Federal Budget 2024: Ben Harvey skewers the tax cuts and electricity credits set to prime inflation

Headshot of Ben Harvey
Ben HarveyThe Nightly
Ben Harvey translates what the Treasurer said - and what he actually meant.
Camera IconBen Harvey translates what the Treasurer said - and what he actually meant. Credit: The Nightly

Budget speeches are always riddled with fanciful crap but even Enid Blyton would blush at this one.

Tax cuts for all workers, electricity credits for every homeowner and more than a million new homes to be built by tradies that don’t exist.

All that was missing was lashings of ginger beer and ham sandwiches, yet we’re expected to believe that none of this largesse is inflationary?

How could anyone with a passing understanding of economics keep a straight face when prefacing the words “a tax cut for every taxpayer” with “responsible relief that directly reduces inflation”?

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This would have been a superb Budget if Australia was in recession.

We are not. We are about to pump-prime an economy that is full to bursting.

Chalmers’ pledge to have the CPI back at 2.75 by Christmas risks being cruelled by his addiction to spending. He’s never seen an expenditure line item he didn’t like the look of.

It’s why this year’s projected puny surplus is followed by years of deficits.

He has sheeted blame for this imminent sea of red ink to “unavoidable costs”.

Chalmers has a warped view of what is mission-critical.

Some “unavoidable costs” taxpayers will incur in the next few years include “$5.2 million to support the financial sustainability of the Canberra and Darwin symphony orchestras” and “$1.5 million over two years to improve existing arrangements for the accurate and clear labelling of plant-based alternative protein products”.

Page 102 of Budget Paper No. 2 reveals we are on the hook for $20.7 million for “Australia-France enhanced relations”.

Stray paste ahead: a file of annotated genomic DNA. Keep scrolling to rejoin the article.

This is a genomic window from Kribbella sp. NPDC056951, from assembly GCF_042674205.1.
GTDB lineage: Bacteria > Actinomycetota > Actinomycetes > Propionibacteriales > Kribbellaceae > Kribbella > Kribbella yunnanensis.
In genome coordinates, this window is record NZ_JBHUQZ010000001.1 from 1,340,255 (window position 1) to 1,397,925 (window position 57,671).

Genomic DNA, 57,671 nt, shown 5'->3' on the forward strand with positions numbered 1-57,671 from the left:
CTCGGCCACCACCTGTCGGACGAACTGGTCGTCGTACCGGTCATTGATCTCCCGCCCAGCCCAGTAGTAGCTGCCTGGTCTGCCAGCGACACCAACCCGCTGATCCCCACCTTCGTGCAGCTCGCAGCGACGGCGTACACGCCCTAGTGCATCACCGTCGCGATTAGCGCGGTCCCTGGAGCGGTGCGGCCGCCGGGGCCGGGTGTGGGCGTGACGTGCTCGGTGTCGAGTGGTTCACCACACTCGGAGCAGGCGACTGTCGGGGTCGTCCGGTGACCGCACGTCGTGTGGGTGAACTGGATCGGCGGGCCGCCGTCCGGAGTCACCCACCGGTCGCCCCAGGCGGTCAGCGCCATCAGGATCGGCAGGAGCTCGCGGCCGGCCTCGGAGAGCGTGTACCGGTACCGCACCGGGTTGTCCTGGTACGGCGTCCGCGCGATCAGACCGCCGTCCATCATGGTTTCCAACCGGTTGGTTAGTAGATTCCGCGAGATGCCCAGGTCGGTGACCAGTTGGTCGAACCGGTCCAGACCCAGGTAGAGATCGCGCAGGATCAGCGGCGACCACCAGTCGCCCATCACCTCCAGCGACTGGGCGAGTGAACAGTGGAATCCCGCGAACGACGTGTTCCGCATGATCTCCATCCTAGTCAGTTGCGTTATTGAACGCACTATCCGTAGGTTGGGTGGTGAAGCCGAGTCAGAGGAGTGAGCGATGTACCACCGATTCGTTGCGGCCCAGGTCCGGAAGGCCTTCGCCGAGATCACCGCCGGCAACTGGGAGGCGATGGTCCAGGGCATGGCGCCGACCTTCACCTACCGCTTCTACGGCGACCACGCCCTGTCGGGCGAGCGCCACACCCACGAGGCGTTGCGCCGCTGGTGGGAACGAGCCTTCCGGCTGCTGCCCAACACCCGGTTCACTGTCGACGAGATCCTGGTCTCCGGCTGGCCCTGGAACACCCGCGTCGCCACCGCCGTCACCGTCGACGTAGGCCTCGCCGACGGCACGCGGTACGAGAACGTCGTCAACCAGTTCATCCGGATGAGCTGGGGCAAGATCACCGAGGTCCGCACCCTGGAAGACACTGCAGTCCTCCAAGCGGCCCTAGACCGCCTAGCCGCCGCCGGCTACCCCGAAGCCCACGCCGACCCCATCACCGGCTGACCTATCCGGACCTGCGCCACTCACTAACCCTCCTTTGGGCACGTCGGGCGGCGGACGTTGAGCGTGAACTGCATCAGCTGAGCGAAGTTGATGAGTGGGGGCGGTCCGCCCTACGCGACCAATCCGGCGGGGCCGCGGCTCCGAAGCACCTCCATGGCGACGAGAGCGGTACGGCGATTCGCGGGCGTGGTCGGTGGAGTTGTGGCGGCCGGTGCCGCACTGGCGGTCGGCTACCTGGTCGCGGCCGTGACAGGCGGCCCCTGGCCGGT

Really? More than $20 million on croissant diplomacy to soothe Emmanuel Macron’s ego after we opted for nuclear subs instead of his diesel clunkers?

A few million here and there is rats and mice in the scheme of things but anyone who has run a household budget knows that if you look after the pennies the pounds look after themselves.

Bugger all pennies were pinched in this Budget.

The lie of financial prudence is exposed on page 16 of Chalmers’ speech when he said “we’ve found $27.9 billion in savings and reprioritisations”.

Context effortlessly skewers this achievement. The 2024-25 Budget is $734.5 billion. That’s how much it will cost to run Australia next financial year.

The $27.9 billion in spending through which Chalmers has run a red line represents less than four per cent of total expenditure and it appears that a lot of those savings came from re-arranging the deck chairs in the Department of Defence.

Is shaving less than $28 billion from a Budget of close to three-quarters of a trillion worth any back-slapping?


The self-congratulations continued five paragraphs later when the Treasurer claimed “we’ve achieved all of this despite much smaller revenue upgrades”.

“Revenue upgrade” is code for “tax windfall”.

Chalmers had the audacity to expect a high five for (fleetingly) getting into the black on the back of a smaller windfall than his predecessors enjoyed.

Would you consider yourself a good manager of your household finances if you managed to pay all the bills only because of a Lotto win?

What if the Treasury had more accurately predicted commodity prices? The answer is more red ink arriving much earlier.

The deception about uncontrolled spending is nothing compared to other blatant piss-takes.

More than a million new homes? Seriously?

Who is going to build them?

Certainly not the apprentices that we are encouraging into TAFEs now. They’ll be a liability to their employer for the next two years so will only help achieve Chalmers’ goal in the third year of the five-year housing plan.

Inflation at 2.75 per cent by Christmas?

Should we believe Australian Treasury officials (who have consistently been unable to predict the price of oil and iron ore) over their contemporaries at the IMF, OECD and RBA, who all say it’s a pipe dream?

The $50 billion investment in defence is good for the economy?

Sorry to tell you, Jim, but building ships and tanks doesn’t create wealth. If it did North Korea would be the richest country on earth.

Debt is somehow manageable now that it’s “just” $900 billion in 2023-24 instead of the $1 trillion that was forecast?

That’s like being happy that your house is only 90 per cent burnt down when it could have been completely razed.

Gross debt will be back over $1 trillion by 2026, anyway, and at a heady $1.1 trillion two years after that.

In both absolute terms and percentage of GDP, this Budget leaves Australia in more debt than ever before.

The legacy of living beyond our means through yet another Budget cycle is $35.6 billion a year in interest payments.

That’s a record (again, in both absolute terms and percentage of GDP) and equal to four times the annual Home Affairs budget.

By 2028 we will spend four times more servicing our IOUs than we will protecting our borders.

Perhaps that’s what Chalmers meant when he said at the start of his speech that this is “a Budget for decades to come”.

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